With his whiskey-and-cigarettes vocals, blues-inspired arrangements, and acerbic lyrics, Arno regularly earned comparison to gutter poets like Serge Gainsbourg and Tom Waits. Born Arno Hintjens in Ostende, Belgium, on May 21, 1949, he first surfaced in a series of little-known R&B-influenced acts, including Freckle Face and Tjens-Couter. In 1977, Arno and longtime collaborator Paul Decouter co-founded TC Bland with Ferre Baelen and Rudy Cloet, and after a name change to TC Matic, the group emerged as one of the more successful European acts of the early '80s, scoring a series of hits including "Elle Adore le Noir" and "Putain Putain." After a 1985 tour in support of Simple Minds, TC Matic split and a year later Arno issued his self-titled solo debut, written almost entirely in English. With the 1988 follow-up Charlatan, he cemented his roguish persona but also exhibited a more sensitive side via his moving cover of the Jacques Brel classic "Le Bon Dieu." Upon relocating to Paris, Arno wrote and recorded his third LP, 1990's Ratata, headlined by the hit "Lonesome Zorro." He next joined the one-off Charles et les Lulus alongside Roland Van Campenhout and Adriano Cominotto, recording an eponymous album stuffed with blues classics penned by Willie Dixon and Sonny Boy Williamson. Arno traveled to Nashville to record his next solo effort, 1993's Idiots Savants; after another one-off collaboration, Arno et les Subrovnicks (featuring fellow TC Matic alum Cloet), he ventured into cinema, scoring the Marion Vernoux film Personne Ne M'aime.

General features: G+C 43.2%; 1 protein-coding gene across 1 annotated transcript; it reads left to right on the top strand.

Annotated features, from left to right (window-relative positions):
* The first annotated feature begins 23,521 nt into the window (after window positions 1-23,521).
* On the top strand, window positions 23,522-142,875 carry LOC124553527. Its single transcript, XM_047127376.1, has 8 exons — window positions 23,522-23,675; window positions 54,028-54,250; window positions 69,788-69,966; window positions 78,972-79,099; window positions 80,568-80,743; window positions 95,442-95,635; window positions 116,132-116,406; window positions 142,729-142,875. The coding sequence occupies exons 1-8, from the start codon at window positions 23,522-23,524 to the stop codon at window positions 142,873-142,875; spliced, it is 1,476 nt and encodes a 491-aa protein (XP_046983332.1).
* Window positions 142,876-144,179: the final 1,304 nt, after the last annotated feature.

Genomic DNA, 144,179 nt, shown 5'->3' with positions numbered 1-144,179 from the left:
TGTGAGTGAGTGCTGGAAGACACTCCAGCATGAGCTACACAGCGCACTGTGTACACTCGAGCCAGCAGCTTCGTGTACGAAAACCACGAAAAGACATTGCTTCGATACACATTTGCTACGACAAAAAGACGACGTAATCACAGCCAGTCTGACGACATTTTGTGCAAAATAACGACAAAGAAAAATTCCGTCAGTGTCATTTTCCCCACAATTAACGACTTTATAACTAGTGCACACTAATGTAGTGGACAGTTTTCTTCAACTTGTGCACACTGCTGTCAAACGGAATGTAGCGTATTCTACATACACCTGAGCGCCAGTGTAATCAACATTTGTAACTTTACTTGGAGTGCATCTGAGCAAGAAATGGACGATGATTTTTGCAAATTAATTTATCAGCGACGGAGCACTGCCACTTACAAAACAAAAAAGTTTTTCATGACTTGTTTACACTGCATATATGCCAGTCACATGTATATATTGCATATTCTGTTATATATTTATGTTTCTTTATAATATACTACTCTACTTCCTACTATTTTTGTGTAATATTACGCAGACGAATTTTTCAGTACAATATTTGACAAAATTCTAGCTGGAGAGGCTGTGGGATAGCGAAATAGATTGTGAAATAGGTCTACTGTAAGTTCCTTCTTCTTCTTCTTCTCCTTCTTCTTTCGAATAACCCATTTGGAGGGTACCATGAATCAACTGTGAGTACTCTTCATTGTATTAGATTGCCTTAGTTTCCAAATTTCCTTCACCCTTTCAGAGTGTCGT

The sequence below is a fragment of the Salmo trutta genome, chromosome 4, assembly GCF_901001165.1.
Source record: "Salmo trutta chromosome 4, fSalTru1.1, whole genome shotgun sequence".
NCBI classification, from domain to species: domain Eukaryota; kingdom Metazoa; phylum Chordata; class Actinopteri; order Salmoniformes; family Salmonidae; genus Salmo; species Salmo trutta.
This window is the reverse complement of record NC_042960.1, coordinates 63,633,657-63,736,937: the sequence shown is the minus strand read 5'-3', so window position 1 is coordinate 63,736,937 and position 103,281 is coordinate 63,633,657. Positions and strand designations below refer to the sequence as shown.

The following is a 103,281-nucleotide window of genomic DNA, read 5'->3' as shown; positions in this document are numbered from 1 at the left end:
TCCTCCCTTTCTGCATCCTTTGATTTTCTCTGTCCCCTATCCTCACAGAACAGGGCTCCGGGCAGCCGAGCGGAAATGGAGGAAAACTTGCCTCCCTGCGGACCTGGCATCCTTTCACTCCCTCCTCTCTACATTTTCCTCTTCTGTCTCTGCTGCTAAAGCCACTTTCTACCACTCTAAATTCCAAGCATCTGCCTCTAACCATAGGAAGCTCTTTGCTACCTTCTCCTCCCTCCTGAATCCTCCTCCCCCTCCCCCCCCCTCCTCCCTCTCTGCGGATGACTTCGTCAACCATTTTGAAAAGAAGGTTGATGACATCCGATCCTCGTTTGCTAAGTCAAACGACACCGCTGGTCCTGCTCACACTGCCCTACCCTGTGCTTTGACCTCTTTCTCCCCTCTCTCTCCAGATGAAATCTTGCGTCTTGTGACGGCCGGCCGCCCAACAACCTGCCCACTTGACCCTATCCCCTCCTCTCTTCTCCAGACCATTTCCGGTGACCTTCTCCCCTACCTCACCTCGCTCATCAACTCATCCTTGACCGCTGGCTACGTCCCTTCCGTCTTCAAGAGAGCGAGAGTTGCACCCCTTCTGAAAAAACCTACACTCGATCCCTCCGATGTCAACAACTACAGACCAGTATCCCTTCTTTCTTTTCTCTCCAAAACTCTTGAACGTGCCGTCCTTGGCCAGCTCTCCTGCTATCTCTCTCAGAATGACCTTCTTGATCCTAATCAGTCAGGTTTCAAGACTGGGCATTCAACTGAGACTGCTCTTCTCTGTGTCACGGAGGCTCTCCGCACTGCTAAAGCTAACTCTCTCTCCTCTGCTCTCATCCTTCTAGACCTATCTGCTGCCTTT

After spending virtually the entirety of his career writing and singing in English, Arno embraced French for 1995's chart-topping Les Yeux de Ma Mere, which dabbled in genres spanning from jazz to tango. He then made his acting debut as a homosexual swimming instructor in Jan Bucquoy's Camping Cosmos, extending his hiatus from the studio by releasing a 1997 live LP, Arno (En Concert à la Française). Arno's next album, Give Me the Gift, was recorded in English and distributed exclusively in the U.S. market. The release generated little attention in the American marketplace and he returned to film, scoring Michel Piccoli's Alors Voilà and also accepting a co-starring role onscreen. Another pseudonymous blues set credited to Charles and the White Trash Blues preceded Arno's next proper solo effort, 1999's A Poil Commercial. An acoustic LP, Arno Charles Ernest, followed in 2002, highlighted by "Elisa," a duet with French pop legend Jane Birkin. With the 2005 follow-up, French Bazaar, he again recorded solely in French, and earned the Victoire de la Musique award for Best Pop-Rock Album for his efforts. Arno returned to film via 2006's Komma, the first in a series of big-screen projects including Ex-Drummer and J'ai Toujours Voulu Être un Gangster. He finally returned to music in the spring of 2007 with Jus de Box. ~ Jason Ankeny